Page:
“The technology is not magical,” says Granum. “The magic is getting the culture and the socialization to work. Getting jurisdictions to change from a need-to-know to a need-to-share format is a very difficult issue to overcome.”

Federal, state, and local public safety officials here in Massachusetts agree on the need to establish protocols for communications between them, and they have been meeting for years to do so. While progress may appear slow, it is real and steady, says state Secretary of Public Safety Edward Flynn, who as police chief in Arlington County, Va., led the recovery effort at the Pentagon after the September 11 attack.

Public Safety Secretary Edward Flynn:
riding herd on a “purposely fractured” government.

“You can look at the time between 9/11 and now and say either, ‘I can’t believe how much hasn’t been done’ or ‘I can’t believe how much has been done,’” says Flynn. “Government authority is purposely fractured in this country. We have multiple levels of government, all of which have veto powers over each other.”

As if jurisdictional challenges weren’t enough, key players within a single jurisdiction – especially police, firefighters, and emergency services – are often fierce turf fighters. After all, at any major incident, whoever controls communications tends to control the scene. First responders are sometimes not on the same wavelength – literally or figuratively.

“There’s interoperability, which relates to how the technology works, and then there’s ‘intertalkability,’” says Boston Police Captain William Bradley, the department’s night supervisor for 911 operations. “Each jurisdiction has jargon indigenous to its center. For example, for Boston police, ‘code 10’ means lunch. In Cambridge, it could mean a breaking-and-entering in progress.” Reaching agreement on such codes (and many departments no longer use codes at all) might seem simple, but it requires intent and a clear direction, says Bradley. He says it took him a year just to get Boston police, fire, and EMS officials to the table to agree. Those three key first responders now have a communications agreement. But Boston’s schools, hospitals, utilities, and other institutions are not plugged into this communications protocol.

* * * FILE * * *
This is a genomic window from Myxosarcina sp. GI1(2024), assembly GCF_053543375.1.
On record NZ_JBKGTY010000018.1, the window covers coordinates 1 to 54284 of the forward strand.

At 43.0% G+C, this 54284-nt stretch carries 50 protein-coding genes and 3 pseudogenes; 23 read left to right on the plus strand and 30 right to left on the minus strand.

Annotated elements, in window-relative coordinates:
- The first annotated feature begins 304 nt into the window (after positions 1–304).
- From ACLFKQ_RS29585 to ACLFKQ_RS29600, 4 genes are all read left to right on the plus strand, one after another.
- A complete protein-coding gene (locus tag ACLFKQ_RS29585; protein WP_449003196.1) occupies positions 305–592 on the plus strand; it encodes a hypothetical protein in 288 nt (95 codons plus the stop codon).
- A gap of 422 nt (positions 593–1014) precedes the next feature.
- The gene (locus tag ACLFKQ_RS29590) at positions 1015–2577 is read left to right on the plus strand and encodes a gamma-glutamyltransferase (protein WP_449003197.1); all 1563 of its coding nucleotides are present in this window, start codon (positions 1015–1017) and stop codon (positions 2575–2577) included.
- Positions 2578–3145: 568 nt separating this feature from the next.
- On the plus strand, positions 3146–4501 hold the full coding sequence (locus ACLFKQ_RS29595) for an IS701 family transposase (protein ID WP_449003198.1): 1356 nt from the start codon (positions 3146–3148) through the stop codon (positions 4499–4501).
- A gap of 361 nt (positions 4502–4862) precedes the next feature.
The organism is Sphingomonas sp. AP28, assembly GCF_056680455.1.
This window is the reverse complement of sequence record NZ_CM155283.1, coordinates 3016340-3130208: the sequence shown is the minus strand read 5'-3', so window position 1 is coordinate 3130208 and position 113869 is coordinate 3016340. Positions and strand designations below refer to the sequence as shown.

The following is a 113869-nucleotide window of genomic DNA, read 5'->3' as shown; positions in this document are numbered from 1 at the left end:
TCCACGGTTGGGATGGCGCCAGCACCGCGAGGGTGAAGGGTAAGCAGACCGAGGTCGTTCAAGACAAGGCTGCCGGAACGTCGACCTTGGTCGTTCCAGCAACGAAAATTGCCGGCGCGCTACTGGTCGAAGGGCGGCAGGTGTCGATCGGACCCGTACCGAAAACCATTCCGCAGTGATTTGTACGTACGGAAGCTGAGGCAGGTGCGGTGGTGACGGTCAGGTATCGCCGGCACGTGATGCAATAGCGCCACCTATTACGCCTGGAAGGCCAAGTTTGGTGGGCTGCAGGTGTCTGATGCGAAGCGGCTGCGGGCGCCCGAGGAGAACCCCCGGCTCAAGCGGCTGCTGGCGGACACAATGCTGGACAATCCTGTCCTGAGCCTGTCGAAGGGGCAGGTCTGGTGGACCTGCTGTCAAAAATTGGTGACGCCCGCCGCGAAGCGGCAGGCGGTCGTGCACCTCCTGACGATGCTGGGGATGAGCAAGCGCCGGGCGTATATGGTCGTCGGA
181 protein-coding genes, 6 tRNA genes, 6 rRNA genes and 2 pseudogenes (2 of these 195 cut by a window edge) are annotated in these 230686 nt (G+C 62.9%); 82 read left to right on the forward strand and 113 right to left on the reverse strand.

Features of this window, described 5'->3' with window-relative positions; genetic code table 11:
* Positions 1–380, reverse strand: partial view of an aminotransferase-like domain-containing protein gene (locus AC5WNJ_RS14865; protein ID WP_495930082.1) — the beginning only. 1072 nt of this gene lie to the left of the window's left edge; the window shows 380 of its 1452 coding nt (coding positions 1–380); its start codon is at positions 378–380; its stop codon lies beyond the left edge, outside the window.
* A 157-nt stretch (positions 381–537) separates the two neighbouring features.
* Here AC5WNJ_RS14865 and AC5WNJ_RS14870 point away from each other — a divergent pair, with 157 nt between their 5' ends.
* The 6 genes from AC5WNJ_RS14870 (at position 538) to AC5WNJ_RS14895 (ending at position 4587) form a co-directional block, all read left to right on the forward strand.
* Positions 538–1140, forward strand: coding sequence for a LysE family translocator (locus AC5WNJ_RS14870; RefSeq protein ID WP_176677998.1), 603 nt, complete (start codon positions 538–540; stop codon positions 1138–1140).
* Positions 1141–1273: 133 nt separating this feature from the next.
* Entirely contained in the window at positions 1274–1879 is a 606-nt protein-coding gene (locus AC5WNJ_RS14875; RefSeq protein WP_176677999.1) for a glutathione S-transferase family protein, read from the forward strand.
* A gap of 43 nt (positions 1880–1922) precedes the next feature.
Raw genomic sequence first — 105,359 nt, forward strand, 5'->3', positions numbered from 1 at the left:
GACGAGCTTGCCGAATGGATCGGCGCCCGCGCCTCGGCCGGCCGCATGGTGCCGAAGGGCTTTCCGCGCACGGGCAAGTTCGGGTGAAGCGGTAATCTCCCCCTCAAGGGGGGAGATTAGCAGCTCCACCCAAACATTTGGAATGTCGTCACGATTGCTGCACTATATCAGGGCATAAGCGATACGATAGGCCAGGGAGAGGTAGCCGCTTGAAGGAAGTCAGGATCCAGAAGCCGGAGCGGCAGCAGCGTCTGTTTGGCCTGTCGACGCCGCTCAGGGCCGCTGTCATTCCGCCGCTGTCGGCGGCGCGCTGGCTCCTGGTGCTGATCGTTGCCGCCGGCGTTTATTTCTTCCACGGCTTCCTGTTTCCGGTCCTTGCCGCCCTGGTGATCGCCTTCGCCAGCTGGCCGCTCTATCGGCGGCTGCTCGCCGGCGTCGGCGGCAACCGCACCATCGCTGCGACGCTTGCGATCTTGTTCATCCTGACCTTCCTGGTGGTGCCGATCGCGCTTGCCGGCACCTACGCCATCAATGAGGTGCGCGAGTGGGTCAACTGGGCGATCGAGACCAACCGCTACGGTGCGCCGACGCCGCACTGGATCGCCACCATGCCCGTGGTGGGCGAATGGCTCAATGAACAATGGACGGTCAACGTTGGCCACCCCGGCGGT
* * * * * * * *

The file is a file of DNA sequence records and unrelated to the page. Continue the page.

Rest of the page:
Key players are often fierce turf fighters.

Flynn has used both carrots and sticks to change the prevailing mindset. In early 2004, the state established five homeland security regional planning councils, each of which receives federal Homeland Security money that passes through the state – which last year totaled $45 million, with 80 percent going directly to localities. Each regional council received $2 million for interoperability, but Flynn required each to submit a comprehensive plan, including a risk assessment, before that money could be spent. Those plans were filed in November. “These councils have often brought together people who have never talked to each other before,” says Flynn.

Carlo Boccia is director of the homeland security planning council that includes Boston and eight other cities and towns in the metropolitan region. Since March, he has been Mayor Thomas Menino’s top advisor on emergency management and homeland security, arriving in Boston after serving as agent-in-charge of the New York office of the US Drug Enforcement Agency. While Bradley has concentrated mainly on communications, Boccia says interoperability involves far more.

“We have to deal with all of the cultures and all of the different disciplines,” says Boccia, who has the advantage of reporting directly to the mayor, not to the police or fire departments or emergency services. “Interoperability isn’t just about communications. It’s about what we need to do so we can function in any event and any discipline, whether it’s communications, operational response, detection devices, or alarm and alert systems.”

Boccia says Boston’s various public safety players have signed a memorandum of understanding on such issues. “It has taken longer than I would like to get to this point, but now we’re there,” says Boccia. “The difficult job is over. We have agreement on what we need and how we will implement it. Now we can begin to engage operationally.”